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[CESCM]

French organization founded in Poitiers in 1953. The Centre d’études supérieures de civilisation médiévale (CECSM) is affiliated with the Université de Poitiers, the Centre national de la recherche scientifique (CNRS), and the Ministère de la Culture et de la Communication. The founders, among them historian Edmond-René Labande and art historian René Crozet, began CESCM as a month-long interdisciplinary study of medieval civilization, inviting foreign students to participate. CESCM has since developed into a permanent organization but maintains the international and interdisciplinary focus of its founders.

CESCM continues to hold its formative summer session, known as ‘Les Semaines d’études médiévales’, and invites advanced graduate students of all nationalities. The summer session spans two weeks and includes sessions on a variety of topics, each conducted by a member or affiliate of CESCM. CESCM supports collaborative research groups and regularly holds colloquia attended by the international scholarly community.

Since 1958 CECSM has published ...

Article

Sheila S. Blair and Jonathan M. Bloom

(b. 2 Aug. 1941, Damgarten, Germany).

British historian of Islamic art and architecture. Hillenbrand was educated at the universities of Cambridge and Oxford, earning his D.Phil. in 1974. Three years earlier he had begun teaching in the Department of Fine Art in the University of Edinburgh, where he occupied the position formerly held by D. T. Rice. He remained there throughout his career, being awarded a chair in 1989. He trained several generations of younger scholars from Europe, the USA and the Middle East. His home in Edinburgh was where he and his wife Carole, a noted historian, entertained scholars in diverse fields of Islamic studies. Holder of visiting professorships at several universities in Europe and the United States, he delivered the 1993 Kevorkian Lectures at New York University. One of the most versatile and eloquent scholars of his generation, his interests focused on Islamic architecture, painting and iconography, with particular reference to Iran and early Islamic Syria....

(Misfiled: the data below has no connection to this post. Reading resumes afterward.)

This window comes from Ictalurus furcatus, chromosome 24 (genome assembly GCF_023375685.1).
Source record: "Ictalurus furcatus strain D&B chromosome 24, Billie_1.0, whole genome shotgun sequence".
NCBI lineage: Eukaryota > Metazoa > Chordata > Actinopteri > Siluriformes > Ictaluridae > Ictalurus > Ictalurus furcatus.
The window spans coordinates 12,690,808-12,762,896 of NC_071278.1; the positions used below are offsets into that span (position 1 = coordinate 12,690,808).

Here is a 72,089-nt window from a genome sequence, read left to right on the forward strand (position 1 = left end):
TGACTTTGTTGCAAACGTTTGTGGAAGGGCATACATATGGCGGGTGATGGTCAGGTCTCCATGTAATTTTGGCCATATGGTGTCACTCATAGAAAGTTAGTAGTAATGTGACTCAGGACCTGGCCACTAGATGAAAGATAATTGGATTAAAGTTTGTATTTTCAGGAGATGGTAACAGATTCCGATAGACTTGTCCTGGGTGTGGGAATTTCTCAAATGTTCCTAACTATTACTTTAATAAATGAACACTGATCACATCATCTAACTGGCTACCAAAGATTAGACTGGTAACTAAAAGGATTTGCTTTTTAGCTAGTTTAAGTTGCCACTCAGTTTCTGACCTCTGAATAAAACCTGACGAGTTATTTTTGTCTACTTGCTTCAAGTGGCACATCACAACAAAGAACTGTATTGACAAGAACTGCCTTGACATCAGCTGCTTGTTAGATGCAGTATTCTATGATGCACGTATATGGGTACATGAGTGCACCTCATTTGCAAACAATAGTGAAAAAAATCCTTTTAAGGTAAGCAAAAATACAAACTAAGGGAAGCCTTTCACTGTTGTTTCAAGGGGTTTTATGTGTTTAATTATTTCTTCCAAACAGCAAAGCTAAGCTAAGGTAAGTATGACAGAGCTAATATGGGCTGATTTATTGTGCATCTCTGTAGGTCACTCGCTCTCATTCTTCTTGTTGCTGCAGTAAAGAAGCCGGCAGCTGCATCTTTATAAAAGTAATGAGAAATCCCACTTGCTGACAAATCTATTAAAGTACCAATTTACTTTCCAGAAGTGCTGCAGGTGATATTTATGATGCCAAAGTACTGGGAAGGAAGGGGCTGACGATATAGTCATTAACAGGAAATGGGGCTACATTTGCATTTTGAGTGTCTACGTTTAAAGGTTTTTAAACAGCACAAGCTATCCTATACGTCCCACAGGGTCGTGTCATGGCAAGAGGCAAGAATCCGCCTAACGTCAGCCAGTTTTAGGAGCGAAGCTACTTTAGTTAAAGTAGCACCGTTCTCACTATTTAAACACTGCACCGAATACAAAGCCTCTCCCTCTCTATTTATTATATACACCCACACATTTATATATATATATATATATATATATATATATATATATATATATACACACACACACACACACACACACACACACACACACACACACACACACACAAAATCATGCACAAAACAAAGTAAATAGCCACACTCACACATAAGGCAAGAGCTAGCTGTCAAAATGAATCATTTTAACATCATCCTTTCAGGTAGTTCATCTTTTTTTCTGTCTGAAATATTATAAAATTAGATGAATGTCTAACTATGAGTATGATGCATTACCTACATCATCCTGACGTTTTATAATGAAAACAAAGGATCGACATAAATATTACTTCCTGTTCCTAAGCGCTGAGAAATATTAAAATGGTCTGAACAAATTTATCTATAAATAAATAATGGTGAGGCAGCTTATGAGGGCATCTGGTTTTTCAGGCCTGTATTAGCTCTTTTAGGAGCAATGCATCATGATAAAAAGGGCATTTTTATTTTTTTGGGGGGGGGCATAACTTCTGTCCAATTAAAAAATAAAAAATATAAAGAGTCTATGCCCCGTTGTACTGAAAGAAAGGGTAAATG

Article

Sheila S. Blair and Jonathan M. Bloom

(b Barrow-in Furness, 1935).

British historian of Islamic art. After studying philosophy, politics and economics at Oxford and teaching philosophy there, his interests gradually shifted to Islamic art, particularly the art and architecture of Seljuq Anatolia, about which he eventually wrote his Ph.D. He taught at the American University of Cairo from 1965 until 1977, when he joined the Department of Oriental Antiquities at the British Museum. From 1991 to 2000 he was the Nasser D. Khalili Professor at the School of Oriental and African Studies, University of London and has been Honorary Curator of the Khalili Collection of Islamic Art since 1992. His extensive and meticulous scholarship, largely found in hundreds of learned articles, chapters, and reviews, is marked by his fluency in many languages and vast knowledge of primary sources.

J. M. Rogers: The Spread of Islam (Oxford, 1976) J. M. Rogers: Islamic Art and Design 1500–1700 (exh. cat., London, BM, 1983)...